.background(Color.blue)
            .onSizeChange { size in
                self.size = size
            }
            .overlay(Text("size: \(size.width) x \(size.height)"), alignment: .bottom)
    }
}

keyboardHeight

An environment variable that will update with animation as the iOS keyboard appears and disappears. It will always be zero for non-iOS platforms.

Animation.keyboard is added as an approximation of the keyboard animation curve and is used by keyboardHeight.

In order to use keyboardHeight you first need to add it somewhere at the top of your view heirachry so it can see the entire frame. It will use a GeometryReader on a background layer to measure the keyboard so ensure the view is using the entire available height.

struct ContentView: View {
    var body: some View {
        MyView()
            .frame(maxHeight: .infinity)
            .keyboardHeightEnvironmentValue()
    }
}

When you want to access the keyboardHeight use an environment variable. If you're using it to adjust the position of a view that should avoid the keyboard use the keyboardHeight directly and make sure the view ignores the keyboard safe area.

struct MyView: View {
    @Environment(\.keyboardHeight) var keyboardHeight
    @State private var text = ""
    
    var body: some View {
        TextField("Moves with keyboard", text: $text)
            .keyboardHeightEnvironmentValue()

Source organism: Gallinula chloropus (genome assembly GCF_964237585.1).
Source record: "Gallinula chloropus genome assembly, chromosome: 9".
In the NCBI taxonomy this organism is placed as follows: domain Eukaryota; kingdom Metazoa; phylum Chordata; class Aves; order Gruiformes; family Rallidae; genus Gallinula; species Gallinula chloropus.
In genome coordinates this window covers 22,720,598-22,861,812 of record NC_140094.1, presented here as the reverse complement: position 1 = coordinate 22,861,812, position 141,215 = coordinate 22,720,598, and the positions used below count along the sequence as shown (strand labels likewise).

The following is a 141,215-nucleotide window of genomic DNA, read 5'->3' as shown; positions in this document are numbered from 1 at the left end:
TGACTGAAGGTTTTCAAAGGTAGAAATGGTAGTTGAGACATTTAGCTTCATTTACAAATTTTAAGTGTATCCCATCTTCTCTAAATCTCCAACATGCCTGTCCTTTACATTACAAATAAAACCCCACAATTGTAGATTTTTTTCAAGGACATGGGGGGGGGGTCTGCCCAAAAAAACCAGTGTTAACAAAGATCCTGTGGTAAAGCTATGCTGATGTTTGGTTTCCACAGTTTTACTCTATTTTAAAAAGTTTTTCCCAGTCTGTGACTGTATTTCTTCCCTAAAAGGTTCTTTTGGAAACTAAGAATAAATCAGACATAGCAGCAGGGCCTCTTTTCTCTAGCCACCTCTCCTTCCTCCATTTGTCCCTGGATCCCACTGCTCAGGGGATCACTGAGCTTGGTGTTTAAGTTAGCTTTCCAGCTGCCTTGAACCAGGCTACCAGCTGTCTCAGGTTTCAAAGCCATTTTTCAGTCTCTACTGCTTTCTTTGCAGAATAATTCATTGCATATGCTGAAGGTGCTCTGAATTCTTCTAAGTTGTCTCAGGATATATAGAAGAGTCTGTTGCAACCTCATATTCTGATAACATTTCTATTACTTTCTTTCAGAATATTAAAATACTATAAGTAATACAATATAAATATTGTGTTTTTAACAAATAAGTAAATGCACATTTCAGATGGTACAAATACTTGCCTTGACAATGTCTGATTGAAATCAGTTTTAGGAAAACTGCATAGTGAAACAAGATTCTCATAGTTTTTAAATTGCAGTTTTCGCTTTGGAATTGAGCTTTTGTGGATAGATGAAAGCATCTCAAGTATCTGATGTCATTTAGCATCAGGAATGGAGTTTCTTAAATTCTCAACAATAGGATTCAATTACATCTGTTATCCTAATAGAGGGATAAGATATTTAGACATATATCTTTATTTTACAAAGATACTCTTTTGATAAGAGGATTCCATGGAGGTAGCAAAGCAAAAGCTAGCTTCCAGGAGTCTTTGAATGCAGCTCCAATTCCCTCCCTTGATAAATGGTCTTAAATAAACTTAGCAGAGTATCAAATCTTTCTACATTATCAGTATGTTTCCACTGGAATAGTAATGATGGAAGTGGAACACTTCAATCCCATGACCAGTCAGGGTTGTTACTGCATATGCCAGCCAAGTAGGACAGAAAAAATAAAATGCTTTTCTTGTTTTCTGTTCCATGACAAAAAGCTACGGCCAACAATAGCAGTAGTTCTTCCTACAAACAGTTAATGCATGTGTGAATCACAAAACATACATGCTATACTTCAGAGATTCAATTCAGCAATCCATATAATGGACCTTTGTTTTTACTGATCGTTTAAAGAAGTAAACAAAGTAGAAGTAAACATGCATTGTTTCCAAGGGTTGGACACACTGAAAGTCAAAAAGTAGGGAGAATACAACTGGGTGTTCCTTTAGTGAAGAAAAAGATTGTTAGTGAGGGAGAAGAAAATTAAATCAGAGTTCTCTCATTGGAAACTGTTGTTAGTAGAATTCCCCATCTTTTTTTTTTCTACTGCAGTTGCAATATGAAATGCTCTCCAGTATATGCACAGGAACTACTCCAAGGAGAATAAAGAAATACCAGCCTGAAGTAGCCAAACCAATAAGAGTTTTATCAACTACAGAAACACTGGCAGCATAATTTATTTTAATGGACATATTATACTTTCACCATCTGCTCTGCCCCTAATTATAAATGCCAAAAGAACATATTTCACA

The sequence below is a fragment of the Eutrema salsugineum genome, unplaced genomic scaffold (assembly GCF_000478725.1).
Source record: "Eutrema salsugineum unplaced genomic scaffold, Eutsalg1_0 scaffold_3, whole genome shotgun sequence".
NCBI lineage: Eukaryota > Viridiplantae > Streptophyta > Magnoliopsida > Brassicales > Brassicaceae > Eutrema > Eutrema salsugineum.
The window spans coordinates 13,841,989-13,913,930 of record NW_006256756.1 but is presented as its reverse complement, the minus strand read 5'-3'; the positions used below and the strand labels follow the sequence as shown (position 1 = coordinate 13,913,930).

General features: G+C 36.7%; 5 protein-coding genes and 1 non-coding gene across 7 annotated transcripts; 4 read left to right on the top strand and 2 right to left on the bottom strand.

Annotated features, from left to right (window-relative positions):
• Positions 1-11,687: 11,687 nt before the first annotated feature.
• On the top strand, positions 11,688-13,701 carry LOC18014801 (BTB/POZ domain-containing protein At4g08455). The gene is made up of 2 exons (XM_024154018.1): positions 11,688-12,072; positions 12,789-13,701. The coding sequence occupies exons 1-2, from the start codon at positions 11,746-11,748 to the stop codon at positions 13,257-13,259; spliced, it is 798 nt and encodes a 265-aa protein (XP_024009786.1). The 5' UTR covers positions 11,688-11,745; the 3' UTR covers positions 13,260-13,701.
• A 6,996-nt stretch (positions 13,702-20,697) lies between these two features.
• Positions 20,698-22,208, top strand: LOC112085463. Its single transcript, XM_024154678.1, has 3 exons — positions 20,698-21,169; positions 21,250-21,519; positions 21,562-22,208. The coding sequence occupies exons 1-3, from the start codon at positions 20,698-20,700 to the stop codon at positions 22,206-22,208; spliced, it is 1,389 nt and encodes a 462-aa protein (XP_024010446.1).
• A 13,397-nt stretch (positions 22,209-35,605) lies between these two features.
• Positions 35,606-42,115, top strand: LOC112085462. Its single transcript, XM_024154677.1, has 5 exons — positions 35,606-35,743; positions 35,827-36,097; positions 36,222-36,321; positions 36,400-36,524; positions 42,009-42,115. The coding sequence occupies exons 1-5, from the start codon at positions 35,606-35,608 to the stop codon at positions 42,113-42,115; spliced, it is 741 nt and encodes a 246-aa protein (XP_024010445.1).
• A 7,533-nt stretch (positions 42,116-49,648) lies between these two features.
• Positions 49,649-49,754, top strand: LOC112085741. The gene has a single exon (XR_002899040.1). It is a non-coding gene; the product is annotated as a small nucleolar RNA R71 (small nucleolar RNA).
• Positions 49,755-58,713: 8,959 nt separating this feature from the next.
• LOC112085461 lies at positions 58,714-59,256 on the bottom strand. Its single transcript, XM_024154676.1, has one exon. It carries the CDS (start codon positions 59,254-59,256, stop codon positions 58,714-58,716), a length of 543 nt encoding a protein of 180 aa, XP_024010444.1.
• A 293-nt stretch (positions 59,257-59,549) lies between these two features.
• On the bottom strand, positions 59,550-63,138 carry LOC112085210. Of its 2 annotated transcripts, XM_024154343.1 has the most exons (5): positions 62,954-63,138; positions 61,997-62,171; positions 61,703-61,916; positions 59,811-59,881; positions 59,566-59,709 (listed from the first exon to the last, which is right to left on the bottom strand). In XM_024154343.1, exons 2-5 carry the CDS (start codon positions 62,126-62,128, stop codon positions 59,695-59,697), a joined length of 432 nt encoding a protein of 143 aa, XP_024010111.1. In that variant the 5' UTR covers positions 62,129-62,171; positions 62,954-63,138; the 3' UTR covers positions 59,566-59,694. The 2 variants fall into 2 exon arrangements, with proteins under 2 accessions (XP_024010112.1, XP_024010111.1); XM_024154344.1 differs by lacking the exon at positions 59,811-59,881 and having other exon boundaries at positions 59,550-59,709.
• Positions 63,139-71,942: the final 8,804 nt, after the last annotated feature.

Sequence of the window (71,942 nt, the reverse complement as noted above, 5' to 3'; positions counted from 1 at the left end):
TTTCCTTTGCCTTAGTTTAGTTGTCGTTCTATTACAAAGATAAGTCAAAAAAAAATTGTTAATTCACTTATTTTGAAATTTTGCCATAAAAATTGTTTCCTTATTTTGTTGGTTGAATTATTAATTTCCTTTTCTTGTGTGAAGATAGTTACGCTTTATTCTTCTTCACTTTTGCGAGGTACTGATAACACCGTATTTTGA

.padding(.bottom, keyboardHeight == 0 ? 100 : keyboardHeight)
            .ignoresSafeArea(.keyboard)
    }
}

.relativePadding(edges:, lengthFactor:)

Adds a padding amount to specified edges of a view relative to the size of the view. Width is used for .leading/.trailing and height is used for .top/.bottom

Negative values can be used to overlap content.

Text("This text will have padding based on the width and height of its frame.")
    .relativePadding([.leading, .top], 0.2)

ScaledView

A view modifier that scales a view using scaleEffect to match a frame size.

View must have an intrinsic content size or be provided a specific frame size. Final frame size may be different depending on modes chosen.

Uses ScaleMode to limit the view so it can only grow/shrink or both.

Used in these view Extensions

  • scaledToFrame(size:,contentMode:,scaleMode:)
  • scaledToFrame(width:,height:,contentMode:,scaleMode:)
  • scaledToFit(size:,scaleMode:)
  • scaledToFit(width:,height:,scaleMode:)
  • scaledToFit(width:,scaleMode:)
  • scaledToFit(height:,scaleMode:)
  • scaledToFill(size:,scaleMode:)
  • scaledToFill(width:,height:,scaleMode:)

OverlappingImage

An image view that can overlap content on the edges of its frame.

Image can overlap either on the vertical or horizontal axis but not both.

Be sure to consider spacing and use zIndex to place the image in front or behind content.

VStack(spacing: 0) {
    Text("Overlapping Image")
        .font(.system(size: 50))

    OverlappingImage(Image(systemName: "star.square"), aspectRatio: 1.0, top: 0.1, bottom: 0.25)
        .padding(.horizontal, 50)
        .zIndex(1)

    Text("The image above will overlap content above and below.")
        .padding(20)
}

FULayout

Similar to the SwiftUI Layout protocol available in iOS 16 and macOS 13, the FrameUp layout FULayout protocol is used to define view layouts.

ViewBuilder

Use FULayout the same way as other built-in layout containers. It looks like a trailing closure but its using callAsFunction() on the initialized FULayout.

VFlow(maxWidth: 200) {
    Text("Hello")
    Text("World")
}